[PS. I kind of feel like a moron writing such tripe. But I came across your response to Bates, below at 8:11…and figured…what the hell: Maybe it just might work.]

      1. Michael

        Sorry but what is your point here? You don’t agree with Mr Kline?

        I’m afraid what he’s saying is true – we do not know what really happened because all we have is one side of the story. A side known to be biased and deceitful and pushing a particular political agenda.

        I know you’re constantly bombarded with propaganda about how great the Israel `nation’ is over in the US, but for heavens sake, you could try opening your eyes to a little more objectivity for once.

      2. Richard Kline

        Dan D., you’ve demonstrated time and again that you’re a troll here, wound up in personal conflicts, and disinterested in facts, with which you have only a tenuous engagement; now we see that you can’t even generate your own lines. It’s typical of your remarks thay you have _nothing_ to say regarding the incident behind my comment, and want to flame over personalities with the soggy matchbook at your disposal. My response to you, my only one, is this: you’re not worth my time.

  10. Bates

    ‘” . . . [Sornette] says these bubble markets display the tell signs of the human behaviour that drives them. In particular, people tend to follow each other and this result in a kind of herding behaviour that causes prices to fluctuate in a periodic fashion.’

    If ‘fiddlesticks’ is right then oil prices must be in a bubble as well since there has been no change in the oil/gold exchange relationship back to the early 1960s.

    I think the recent run up in gold prices over the last 10 years is simply a choice on the part of a few investors and central banks to include in their portfolios some amount of gold…and maybe growing fear of soverign defaults in some countries…and perhaps growing suspecion that some currencies might be printed to ‘death’ with an accompanying blow out of some central bank balance sheets.

    Because the US has a very short history compared to many countries of the world, US investors have little awareness of gold or it’s long term status as money with a store of value feature…which is lacking in the US dollar and other fiat currencies. Older cultures that have experienced many fiat currency failures are not afflicted with such lack of historical fiat currency perspective.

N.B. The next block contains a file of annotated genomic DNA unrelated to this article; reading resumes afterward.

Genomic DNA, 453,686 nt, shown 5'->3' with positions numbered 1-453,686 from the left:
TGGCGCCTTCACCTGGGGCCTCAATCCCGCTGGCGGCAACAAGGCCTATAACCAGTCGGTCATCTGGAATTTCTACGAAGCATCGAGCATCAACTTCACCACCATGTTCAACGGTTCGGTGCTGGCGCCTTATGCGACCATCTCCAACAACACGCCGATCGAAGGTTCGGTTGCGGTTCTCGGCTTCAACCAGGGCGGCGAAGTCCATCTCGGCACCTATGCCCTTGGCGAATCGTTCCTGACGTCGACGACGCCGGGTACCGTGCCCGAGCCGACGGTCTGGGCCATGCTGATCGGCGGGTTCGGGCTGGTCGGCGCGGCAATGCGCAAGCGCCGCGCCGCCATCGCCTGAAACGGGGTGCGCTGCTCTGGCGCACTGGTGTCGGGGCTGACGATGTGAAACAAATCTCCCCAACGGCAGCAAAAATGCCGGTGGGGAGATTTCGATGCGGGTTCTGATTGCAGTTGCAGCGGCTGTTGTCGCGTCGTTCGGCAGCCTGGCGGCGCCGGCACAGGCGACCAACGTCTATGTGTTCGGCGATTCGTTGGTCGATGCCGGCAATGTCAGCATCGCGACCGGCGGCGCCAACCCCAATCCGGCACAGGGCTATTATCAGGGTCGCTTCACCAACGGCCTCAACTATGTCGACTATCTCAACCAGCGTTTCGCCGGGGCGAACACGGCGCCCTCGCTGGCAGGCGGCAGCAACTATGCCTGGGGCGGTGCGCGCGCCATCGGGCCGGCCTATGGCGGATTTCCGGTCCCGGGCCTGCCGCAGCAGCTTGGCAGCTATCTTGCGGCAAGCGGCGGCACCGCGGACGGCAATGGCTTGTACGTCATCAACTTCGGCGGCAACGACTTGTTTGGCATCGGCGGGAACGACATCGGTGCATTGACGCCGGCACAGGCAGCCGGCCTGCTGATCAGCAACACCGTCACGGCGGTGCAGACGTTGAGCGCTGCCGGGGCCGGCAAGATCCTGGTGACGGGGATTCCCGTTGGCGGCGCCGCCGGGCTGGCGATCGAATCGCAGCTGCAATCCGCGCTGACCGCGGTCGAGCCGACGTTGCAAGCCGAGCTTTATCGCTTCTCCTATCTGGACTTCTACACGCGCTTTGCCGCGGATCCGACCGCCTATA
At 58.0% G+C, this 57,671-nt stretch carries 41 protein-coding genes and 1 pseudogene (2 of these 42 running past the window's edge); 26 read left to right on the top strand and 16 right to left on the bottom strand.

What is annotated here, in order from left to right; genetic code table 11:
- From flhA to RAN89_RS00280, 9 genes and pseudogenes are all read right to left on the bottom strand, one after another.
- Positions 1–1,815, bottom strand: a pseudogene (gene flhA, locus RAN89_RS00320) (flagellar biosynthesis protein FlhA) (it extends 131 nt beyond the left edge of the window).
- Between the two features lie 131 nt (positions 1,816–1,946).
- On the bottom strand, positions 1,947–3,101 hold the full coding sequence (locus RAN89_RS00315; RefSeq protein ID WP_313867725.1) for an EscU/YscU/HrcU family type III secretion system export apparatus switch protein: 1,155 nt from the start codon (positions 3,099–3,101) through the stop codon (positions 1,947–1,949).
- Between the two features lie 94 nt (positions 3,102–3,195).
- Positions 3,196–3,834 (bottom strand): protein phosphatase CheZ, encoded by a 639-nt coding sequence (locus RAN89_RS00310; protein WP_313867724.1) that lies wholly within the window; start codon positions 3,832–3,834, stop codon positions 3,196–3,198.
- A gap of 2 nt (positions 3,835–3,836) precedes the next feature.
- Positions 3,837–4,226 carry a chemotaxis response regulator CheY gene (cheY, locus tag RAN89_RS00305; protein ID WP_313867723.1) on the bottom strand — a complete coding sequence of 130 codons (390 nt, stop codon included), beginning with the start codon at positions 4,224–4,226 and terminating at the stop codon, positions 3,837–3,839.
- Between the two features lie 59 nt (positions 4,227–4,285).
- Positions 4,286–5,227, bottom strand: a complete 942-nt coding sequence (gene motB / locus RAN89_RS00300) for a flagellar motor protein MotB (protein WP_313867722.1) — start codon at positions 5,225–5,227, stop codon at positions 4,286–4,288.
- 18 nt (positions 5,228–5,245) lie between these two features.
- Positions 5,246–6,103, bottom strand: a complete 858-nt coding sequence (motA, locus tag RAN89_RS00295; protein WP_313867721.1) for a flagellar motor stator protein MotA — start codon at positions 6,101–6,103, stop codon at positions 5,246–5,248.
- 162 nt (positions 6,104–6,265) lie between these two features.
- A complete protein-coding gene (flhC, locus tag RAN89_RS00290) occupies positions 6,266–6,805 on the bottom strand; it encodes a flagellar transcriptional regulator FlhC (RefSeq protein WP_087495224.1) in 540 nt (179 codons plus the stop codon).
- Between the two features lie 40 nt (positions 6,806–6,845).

Personally, I don’t care what fiddlesticks predicts or what others do with their portfolio allocations. It is ludicrous to say that such a small quantity of US investors are exhibiting ‘herd behavior’ by by allocating some gold to a portfolio. To qualify as herd behavior a large percent of the population of the US would be purchasing gold…which is definitely not the case.

    On the other hand herd behavior is apparent in the US Treasuries markets…or, is that simply monitization by the Fed on display?

    1. Richard Kline

      So Bates, it seems obvious by the lack of reference in your remarks that you’ve neither read what Sornette’s group is doing, nor understood it, nor care. As you have your agenda and that’s that, you’d do yourself a favor, not to speak of the rest of us, if you elected to refrain from commenting on a subject which you have yet to engage with.

      1. Bates

        I often refrain from commenting on many topics…otoh…you comment more than enough to discourage many that probably have someting of interest to say. Thats OK, there is at least one like you on every site.

        I suggest you try a bit of your own prescription.

  11. Tom Bradford

    With the proviso that I’m not American, I have some sympathy with Dr. Paul Craig Robert’s diagnosis of the USA as a failed state, tho I think he takes it too far.

    There is a smugness in the American psyche which comes both from a perceived invincibility which appears to confirm a divine destiny, and a too widespread ignorance of the world beyond the borders of the US.

    History in the 20th Century, as Roberts describes, dealt Aces in Spades to the US: in addition to the ones he outlines I would add the inheritance of the British Empire – a newly-independent and large chunk of the world which spoke English, had an English-based legal system and which was keen to swap its natural resources for the means to modernise. The US found it easy to do business in these countries. (If I was snide and bitter I would also point out that the British gave the US radar, computers, the jet engine and other technologies for free during WW2 to aid the war effort – but I’m not snide and bitter so I won’t.)

    Smug in its invincibility, uninterested in what was happening elsewhere and fascinated by its image as presented to it by Hollywood the US has stagnated while the world has changed. Europe, crucified by two wars, has embarked upon fundamentally changing the nation-state model of society. Britain, bereft of its Empire and its own sense of invincibility, is painfully re-inventing itself. The Arab world, on a wave of Islamic energy and buoyed by oil money, is developing a new confidence while Asia and particularly China are emerging from a millennium of paralysing social rigidity and torpor.

    In the meantime the US is still entrammeled by a constitution and social ideas formulated during the collapse of a pre-industrial, aristocratic and feudal society 225 years or so ago, and regards any criticism of them as tantamount to treason.

    The US is not a failed state in that the Rule of Law still applies there, but it is a stultified one in love with its own imagined image like the aged great beauty endlessly watching the movies she made forty years before but who cannot now look in the mirror.

    1. aet

      I too am not American, but I have never inmy life yet met an individual American whom I did not like, and respect.